This song is a deep dive into the identity of the person behind the artist. It is the individual. He is observing the world around him, the world of the “artist” from the perspective of the “individual”. It is a fear of change, mixed with the understanding that one must change eventually. This is shown with the lyrics
“no matter how much I overtake myself When the morning comes, everything will rewind If I reach out my hand, the answers overflow Suddenly I’m broken and lost Chasing after unfamiliar places Forcing myself to find my place I feel like I’ll be hated for who I am I tried to swallow myself inside someone It’s time to change I still can’t say anything to the unchangeable me”
This, the bridge of the song (I think), carries the most power within this song. It is an acceptance and a denial. It is the emotions of the song summarized.
Next up is “Shinkiro”:
This song is an expression of the desires of the artist. This is shown through the lyrics
“I can’t see the important things, so listen to my music listen to my music Don’t even doubt what you have in your hand, listen to my music listen to my music i was having the same dream”
This song is softer, and one of the only songs with a second singer joining TK. This song is almost begging for the listener to listen to the music and messages the artist has made. It is a desire to be known as an artist.
After that comes “Dramatic Slow Motion”:
This song is complex in its own right. It is, in some ways, the realization that the individual and the artist are the same. This is best shown with the lyrics
“I want to give you a slow motion name and show it to you In the world, my dream rock star has already entered me”
Though I believe the most powerful lyrics in the song are
“Consciousness is blown away by the delay The volume envelops you Harsh voices and scenery, hand in hand This time I’m the fake star of my dreams Can I touch your eardrums?”
These lyrics are like a repeat of the message of “Shinkiro”. The artist is asking if he is allowed to have his music heard.
The next song in the album is “Spiral Parade”:
This song is about the journey from being just an individual to also becoming an artist. This is best shown with the lyrics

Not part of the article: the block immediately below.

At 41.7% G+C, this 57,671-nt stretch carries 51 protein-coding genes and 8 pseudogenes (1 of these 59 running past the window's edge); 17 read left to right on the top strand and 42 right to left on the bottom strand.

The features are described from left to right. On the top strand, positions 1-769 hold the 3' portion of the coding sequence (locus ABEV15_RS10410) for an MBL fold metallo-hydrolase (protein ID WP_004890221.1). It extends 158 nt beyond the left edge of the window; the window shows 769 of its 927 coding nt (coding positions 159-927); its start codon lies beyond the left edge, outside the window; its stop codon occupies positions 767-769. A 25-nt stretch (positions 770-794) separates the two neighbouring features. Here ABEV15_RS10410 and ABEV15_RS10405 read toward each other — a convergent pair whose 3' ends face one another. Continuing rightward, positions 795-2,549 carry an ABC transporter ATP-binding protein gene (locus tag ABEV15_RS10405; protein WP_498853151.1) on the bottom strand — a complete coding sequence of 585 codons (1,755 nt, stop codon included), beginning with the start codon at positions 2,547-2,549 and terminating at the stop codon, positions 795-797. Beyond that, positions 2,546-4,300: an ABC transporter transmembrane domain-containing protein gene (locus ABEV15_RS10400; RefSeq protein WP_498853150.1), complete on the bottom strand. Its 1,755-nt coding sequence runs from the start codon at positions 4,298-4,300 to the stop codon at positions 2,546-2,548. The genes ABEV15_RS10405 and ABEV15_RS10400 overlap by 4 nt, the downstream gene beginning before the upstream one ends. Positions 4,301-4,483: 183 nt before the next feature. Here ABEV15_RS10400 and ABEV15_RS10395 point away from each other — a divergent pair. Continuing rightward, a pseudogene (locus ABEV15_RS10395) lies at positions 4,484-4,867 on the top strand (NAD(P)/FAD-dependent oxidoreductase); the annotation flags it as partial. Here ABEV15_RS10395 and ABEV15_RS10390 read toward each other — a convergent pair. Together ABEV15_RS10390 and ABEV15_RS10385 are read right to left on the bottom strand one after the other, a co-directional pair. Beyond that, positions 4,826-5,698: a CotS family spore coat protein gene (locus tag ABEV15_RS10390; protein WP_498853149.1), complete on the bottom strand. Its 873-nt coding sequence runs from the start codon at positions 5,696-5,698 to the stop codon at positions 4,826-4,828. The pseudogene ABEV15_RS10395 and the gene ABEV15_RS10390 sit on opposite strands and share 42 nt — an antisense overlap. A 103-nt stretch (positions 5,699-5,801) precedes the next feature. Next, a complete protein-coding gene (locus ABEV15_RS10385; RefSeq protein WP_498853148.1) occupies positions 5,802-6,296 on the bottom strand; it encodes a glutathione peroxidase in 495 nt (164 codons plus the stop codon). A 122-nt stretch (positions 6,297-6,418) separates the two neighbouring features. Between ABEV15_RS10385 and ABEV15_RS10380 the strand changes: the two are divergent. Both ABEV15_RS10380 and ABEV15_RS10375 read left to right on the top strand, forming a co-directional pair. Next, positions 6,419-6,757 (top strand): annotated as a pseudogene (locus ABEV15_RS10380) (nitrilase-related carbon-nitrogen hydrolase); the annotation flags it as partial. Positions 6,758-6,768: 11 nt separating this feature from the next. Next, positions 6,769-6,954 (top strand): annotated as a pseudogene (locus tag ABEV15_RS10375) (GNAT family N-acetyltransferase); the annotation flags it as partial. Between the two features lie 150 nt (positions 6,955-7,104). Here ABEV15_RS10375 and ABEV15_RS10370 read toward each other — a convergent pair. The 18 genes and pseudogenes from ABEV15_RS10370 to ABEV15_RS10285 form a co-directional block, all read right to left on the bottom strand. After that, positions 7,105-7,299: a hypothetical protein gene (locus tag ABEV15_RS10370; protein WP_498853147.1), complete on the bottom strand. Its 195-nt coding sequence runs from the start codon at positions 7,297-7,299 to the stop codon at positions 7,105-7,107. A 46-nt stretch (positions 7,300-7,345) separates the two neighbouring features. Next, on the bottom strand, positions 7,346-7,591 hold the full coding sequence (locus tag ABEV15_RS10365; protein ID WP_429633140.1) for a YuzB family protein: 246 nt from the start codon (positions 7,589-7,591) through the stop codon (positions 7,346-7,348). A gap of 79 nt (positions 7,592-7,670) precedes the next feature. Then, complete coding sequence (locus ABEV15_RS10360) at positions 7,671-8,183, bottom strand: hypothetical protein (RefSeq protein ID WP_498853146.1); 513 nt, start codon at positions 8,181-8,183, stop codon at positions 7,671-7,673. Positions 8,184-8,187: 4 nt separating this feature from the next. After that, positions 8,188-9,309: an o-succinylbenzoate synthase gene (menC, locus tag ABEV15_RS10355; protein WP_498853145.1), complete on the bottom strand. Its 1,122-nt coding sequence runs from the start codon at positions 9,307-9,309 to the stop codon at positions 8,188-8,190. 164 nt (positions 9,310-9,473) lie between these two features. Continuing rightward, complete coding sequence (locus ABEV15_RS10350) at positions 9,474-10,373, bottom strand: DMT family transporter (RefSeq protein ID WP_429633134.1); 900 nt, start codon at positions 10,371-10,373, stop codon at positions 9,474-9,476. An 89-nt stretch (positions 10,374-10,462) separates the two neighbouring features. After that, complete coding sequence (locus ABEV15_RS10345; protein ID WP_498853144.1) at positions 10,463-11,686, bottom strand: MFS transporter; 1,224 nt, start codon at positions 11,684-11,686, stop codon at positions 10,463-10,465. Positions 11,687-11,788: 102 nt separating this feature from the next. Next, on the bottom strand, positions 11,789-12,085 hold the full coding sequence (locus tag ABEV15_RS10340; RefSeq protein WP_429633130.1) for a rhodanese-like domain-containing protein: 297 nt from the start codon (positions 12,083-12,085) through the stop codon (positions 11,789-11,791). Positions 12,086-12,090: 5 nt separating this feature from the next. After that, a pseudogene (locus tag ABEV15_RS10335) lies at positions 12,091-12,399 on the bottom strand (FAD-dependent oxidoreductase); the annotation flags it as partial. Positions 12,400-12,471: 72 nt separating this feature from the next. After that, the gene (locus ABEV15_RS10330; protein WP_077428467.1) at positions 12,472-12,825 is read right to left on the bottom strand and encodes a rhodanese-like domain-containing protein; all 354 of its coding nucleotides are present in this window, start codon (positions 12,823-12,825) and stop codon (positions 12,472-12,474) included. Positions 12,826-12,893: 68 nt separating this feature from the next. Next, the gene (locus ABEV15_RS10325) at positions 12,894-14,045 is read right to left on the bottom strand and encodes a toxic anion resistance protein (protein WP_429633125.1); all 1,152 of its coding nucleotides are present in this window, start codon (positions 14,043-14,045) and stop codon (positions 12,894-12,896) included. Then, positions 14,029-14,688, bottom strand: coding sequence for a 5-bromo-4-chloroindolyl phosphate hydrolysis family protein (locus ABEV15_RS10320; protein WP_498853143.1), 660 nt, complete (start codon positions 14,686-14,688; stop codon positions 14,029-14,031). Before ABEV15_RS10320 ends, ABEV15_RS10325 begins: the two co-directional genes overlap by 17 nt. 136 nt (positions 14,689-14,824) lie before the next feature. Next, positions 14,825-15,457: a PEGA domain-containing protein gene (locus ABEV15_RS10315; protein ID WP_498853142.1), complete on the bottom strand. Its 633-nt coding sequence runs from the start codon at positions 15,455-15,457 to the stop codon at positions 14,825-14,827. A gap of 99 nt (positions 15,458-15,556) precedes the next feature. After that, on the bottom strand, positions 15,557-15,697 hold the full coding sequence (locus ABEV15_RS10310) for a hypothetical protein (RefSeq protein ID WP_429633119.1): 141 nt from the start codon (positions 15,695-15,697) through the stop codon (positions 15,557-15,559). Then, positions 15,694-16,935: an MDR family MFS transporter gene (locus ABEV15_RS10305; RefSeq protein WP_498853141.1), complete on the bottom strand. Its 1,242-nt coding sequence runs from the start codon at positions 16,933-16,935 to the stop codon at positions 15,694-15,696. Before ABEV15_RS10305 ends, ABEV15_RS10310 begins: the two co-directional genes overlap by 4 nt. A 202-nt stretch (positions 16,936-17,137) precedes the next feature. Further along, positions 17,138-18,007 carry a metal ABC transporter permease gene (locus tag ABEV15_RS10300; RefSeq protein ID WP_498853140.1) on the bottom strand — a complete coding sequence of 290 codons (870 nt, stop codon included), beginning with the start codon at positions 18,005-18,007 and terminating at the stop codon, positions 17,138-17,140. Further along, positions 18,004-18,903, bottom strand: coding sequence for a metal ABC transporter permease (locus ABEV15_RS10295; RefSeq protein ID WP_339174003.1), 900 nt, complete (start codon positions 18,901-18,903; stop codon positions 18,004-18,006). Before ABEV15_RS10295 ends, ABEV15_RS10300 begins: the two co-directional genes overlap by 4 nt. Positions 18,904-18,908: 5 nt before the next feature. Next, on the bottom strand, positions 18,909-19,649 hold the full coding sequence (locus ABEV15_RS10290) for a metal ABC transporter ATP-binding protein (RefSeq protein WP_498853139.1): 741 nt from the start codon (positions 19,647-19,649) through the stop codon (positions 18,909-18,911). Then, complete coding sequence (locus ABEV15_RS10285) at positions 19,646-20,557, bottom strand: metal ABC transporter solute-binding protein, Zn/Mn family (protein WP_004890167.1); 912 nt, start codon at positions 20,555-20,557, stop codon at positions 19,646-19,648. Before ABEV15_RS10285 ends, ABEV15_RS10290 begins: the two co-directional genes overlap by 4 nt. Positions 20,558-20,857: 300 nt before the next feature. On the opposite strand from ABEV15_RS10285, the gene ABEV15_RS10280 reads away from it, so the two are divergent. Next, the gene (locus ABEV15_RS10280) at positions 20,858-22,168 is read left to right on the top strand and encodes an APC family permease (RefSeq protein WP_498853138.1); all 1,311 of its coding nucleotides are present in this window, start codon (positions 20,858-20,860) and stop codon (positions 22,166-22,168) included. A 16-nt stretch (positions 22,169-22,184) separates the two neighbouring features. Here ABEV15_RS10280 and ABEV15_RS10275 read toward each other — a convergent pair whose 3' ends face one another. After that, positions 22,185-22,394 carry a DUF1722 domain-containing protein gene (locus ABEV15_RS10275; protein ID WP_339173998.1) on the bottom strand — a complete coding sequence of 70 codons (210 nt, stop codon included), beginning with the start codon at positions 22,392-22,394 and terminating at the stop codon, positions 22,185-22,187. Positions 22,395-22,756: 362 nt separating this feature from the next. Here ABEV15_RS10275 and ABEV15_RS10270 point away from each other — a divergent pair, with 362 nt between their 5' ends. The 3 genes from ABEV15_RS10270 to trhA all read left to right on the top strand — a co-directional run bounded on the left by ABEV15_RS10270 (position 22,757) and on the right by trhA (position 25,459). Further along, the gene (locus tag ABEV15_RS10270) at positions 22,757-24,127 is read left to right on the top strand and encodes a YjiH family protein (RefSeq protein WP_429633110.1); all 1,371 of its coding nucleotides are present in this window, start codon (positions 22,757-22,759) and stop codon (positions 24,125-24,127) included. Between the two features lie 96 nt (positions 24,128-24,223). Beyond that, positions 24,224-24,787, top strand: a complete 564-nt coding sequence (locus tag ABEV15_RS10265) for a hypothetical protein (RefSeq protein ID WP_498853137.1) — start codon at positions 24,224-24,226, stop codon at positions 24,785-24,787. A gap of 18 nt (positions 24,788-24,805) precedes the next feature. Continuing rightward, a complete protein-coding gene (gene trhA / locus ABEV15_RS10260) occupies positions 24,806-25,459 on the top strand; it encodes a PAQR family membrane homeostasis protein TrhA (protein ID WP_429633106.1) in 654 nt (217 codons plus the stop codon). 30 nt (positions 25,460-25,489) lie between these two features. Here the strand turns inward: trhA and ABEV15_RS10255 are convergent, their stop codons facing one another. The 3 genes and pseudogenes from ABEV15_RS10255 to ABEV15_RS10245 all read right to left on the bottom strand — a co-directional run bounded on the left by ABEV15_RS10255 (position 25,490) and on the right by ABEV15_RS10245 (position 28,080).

“Forgetting how to blink, I chose the endless road I’m searching with my ears open, it’s an endless Self Spiral At some point, I touched the guitar, and there was nothing to fear It begins when I meet myself reflected in six mirrors”
However, it is also a realization of losing yourself to your art. A fusion between the artist and the individual.
After this is “Fragile”:
This song is about the futility of the artist. It is an expression of the difference between what the artist wants to create and what they are actually capable of creating. The following lyrics support this:
I’m not here to seek pain, but The words that come out are sad I’m not here in search of light, but If you can see something, that’s fine
play hide and seek The words I want to convey are floating in the air The only thing I can spit out is the darkness, you know? I wish I could see everything in her transparently”
This song is a beautiful song and is one of the softest songs in the album.
To end the album, we have the song “contrast”:
This song is an acceptance and a transformation. The individual and the artist accept each other and become one. It is the most “conversational” of the songs within the album. The lyrics that best represent the song are
you know all my favorite things I guess I even remember my favorite chords Why? Even though the present is overflowing Remembering a phantom promise If you close your eyelids, time will stop
you remember all the things i said Because you can solve all the incomprehensible codes Why? I don’t know who I am I guess I was looking through a phantom telescope I can’t close my eyes because eternity will run away”
It is a realization that there is no such thing as a permanent identity, neither for artist nor individual.
This, while not my favorite album by TK, has some of my favorite songs by him.
“The Anti-Racist Writing Workshop – How to Decolonize the Creative Classroom” by Felicia Rose Chavez.
“White Fragility – Why it’s so Hard for White People to Talk About Racism” by DiAngelo Robin.
“Eloquent Rage – A Black Feminist Discovers Her Superpower” by Cooper, Brittney C.
“Why Are All the Black Kids Sitting Together in the Cafeteria?: And Other Conversations About Race” by Beverly Tatum.
Any book by Rick Riordan.
And thousands more.
starting a conversation.
There are a million things I can talk about literature-wise that are important to this conversation. The ‘conversation’ in question is about how classrooms/schools/anything predominantly made up of white people mistreat and mishandle situations concerning any other race. I write about characters of color, and I’ll tell you why. It’s because it needs to be talked about. It’s because I see beauty in other cultures. That’s it. It’s because I want a little kid to read about a character in my stories, and I want them to relate. I want them to be able to see themselves in this piece instead of a “Y/N with blue eyes and blond hair.” I want to stop reading about people like that because it was all I read. I want people to challenge themselves.
one of your favorite authors, even…
A prime example of a white AND published author doing this correctly is the author of the Percy Jackson series, Rick Riordan. Annabeth Chase (the main love interest) has light-tanned skin, blond curly hair, and stormy grey eyes. Now, you would start to think, “Is that not just a Y/N trope that you previously described?” It is. Guess what, though? In the entirety of the series, he also includes BIPOC. Bianca Di Angelo, Nico Di Angelo, Charles Beckendorf, Ethan Nakamura, Grover Underwood, Reyna Avila Ramirez-Arellano, Carter Kane, Leo Valdez, Frank Zhang, AND MORE. So yes, while the main love interest for that may be a Y/N sort of fantasy, BIPOC characters also get just as much love and appreciation from this author. Later in the Magnus Chase series, Rick introduces a love interest named Alex Fierro. Alex is a Mexican, genderfluid, and formerly homeless teenager. Rick is none of those things, and yet many fans relate to and love Alex dearly.